Salesforce: Helping the Covid-19 Pandemic Crisis

Covid-19. Wikimedia photo.

Salesforce, a TWB sponsor, believes great missions deserve great technology. They have a mission to help nonprofits succeed. They help us build a platform by providing free services that powers team communications, outreach to donors, tracking participants, measuring impact, and tracking donations to name a few of the benefits.

Social and global accountability is also driving Salesforce to respond during the coronavirus pandemic not only to the needs of their employees but the world. To support the global response to this virus, Salesforce is donating $1 million to UCSF’s COVID-19 Response Fund and $500K to the CDC Foundation’s Emergency Response Fund, which is meeting rapidly evolving response needs around the world.

Techies Without Borders applauds Salesforce for their forward-thinking and global initiatives.

 

January 2020 Right on Prime

Dr. Shankar Rai, Kirtipur Hospital, Nepal.

Right on Prime (ROP) is our continuing medical education content about primary care, urgent care, low-risk obstetrics, pediatrics, rural, remote and international medicine, and much more! ROP is available using your thumb drives or CMES-Pi and smartphone apps. In the January 2020 edition, you can listen or read topics such as Subclinical Hypothyroidism, Preterm Twins or Low-value Diagnostic Imaging Use in the Pediatric Emergency Department. The topics are presented by in-the-trench doctors working in rural and community hospitals. No matter your country of practice you can find a topic that hits your educational needs.

You can find the ROP cme content by choosing ROP from the list of options once you open the thumb drive or CMES-Pi program.

A special thank you to Emergency Medicine Reviews and Perspectives for donating the content free of charge and making it open source for the CMES Project participants.

Come Clean About Hand Washing

Handwashing station. (Photo from Wikimedia Commons)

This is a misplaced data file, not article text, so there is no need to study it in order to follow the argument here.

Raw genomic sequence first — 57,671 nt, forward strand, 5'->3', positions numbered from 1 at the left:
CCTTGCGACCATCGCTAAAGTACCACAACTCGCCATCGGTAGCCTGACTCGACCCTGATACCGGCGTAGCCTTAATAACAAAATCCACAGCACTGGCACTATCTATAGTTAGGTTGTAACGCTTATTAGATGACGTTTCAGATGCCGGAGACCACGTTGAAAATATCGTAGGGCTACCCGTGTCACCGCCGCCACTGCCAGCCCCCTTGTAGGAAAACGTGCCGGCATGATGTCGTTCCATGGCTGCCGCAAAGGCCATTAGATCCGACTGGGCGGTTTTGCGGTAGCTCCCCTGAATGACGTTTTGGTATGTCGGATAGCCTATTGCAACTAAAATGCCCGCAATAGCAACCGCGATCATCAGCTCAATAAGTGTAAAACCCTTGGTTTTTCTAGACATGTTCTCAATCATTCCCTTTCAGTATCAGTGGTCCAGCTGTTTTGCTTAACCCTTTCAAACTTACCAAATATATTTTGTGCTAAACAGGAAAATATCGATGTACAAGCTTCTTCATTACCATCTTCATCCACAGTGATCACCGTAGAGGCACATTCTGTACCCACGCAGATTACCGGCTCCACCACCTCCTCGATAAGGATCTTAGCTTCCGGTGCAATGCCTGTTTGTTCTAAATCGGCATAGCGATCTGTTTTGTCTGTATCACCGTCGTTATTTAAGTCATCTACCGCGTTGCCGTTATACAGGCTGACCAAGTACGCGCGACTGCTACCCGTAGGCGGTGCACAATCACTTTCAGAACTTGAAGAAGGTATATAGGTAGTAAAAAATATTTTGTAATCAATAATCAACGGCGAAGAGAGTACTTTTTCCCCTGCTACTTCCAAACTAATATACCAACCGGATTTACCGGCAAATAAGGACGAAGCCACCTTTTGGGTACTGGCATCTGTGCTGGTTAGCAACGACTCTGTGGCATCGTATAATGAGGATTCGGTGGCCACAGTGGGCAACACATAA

There are no disputes washing hands after patient contact with human excretions or blood is necessary. But what about everyday habits such as wearing a white coat or tie? Do you clean your stethoscope? Do these common articles act as fomites for infection?

The EM:RAP podcast and PDF for October 2019: Handwashing by Dan McCollum MD discusses pearls for handwashing, common misperceptions and the concept of a habit loop. Which is better chlorhexidine or betadine? Alcohol foam/rinse or soap and water? Long or short-sleeved clothing? Take a quick listen or read to ramp up your germ-busting habits.

An engraved portrait of Semmelweis: a mustachioed, balding man in formal attire, pictured from the chest up.

Who Knew? Ignaz Semmelweis was a Hungarian physician and scientist who advocated antiseptic procedures in the mid-1800s. His concept of physicians washing their hands as a way to reduce the spread of infection from cadavers conflicted with the established medical society. He was committed to an asylum by a colleague, beaten by the guards and died two weeks later as a result of a gangrenous wound at the age of 47. It would be two decades later when Louis Pasteur confirmed the germ theory that Semmelweis’s theory was widely accepted.

 

 

 

Hemophilia: Stemming the Crimson Tide

Wikipedia

Blood: the red liquid that circulates in the arteries and veins of humans carrying oxygen to and carbon dioxide from the tissues of the body.

Hemophilia: the ability of the blood to clot is severely reduced, causing severe bleeding from even a slight injury.

The prevalence of Hemophilia A varies by country, with a range of 5.4-14.5 cases per 100,000 males. (Medscape)

Do you know the three major forms of Hemophilia or the most common emergency department presentations? Take a listen or read EM:RAP’s October 2019 podcast: Hemophilia by Anand Swaminathan MD and Nilesh Patel MD to refresh your knowledge.

Who Knew? The first medical professional to describe the disease was Abulcasis. In the tenth century he described families whose males died of bleeding after only minor traumas.(Wikipedia)

 

 

 

Digital Divide: Closing the Gap

The Raspberry-Pi is a small computer installed in an Emergency Department or clinic and allows access to up-to-date medical education through smart-phone apps.

Can digital technology help fill the medical education gap? The World Health Assembly in May 2018 agreed on a digital health resolution that urged member states to prioritize the “development, evaluation, implementation, scale up and greater utilization of digital technologies as a means of promoting equitable, affordable and universal access to health for all.”

The recommendations focus on areas such as improved access to care, technical support for developing digital systems and improved health-care delivery systems. The TWB team were encouraged to note there is also mention of; “developing guidance for digital health…including through the identification and promotion of best practices, such as evidence-based digital health interventions and standards…”.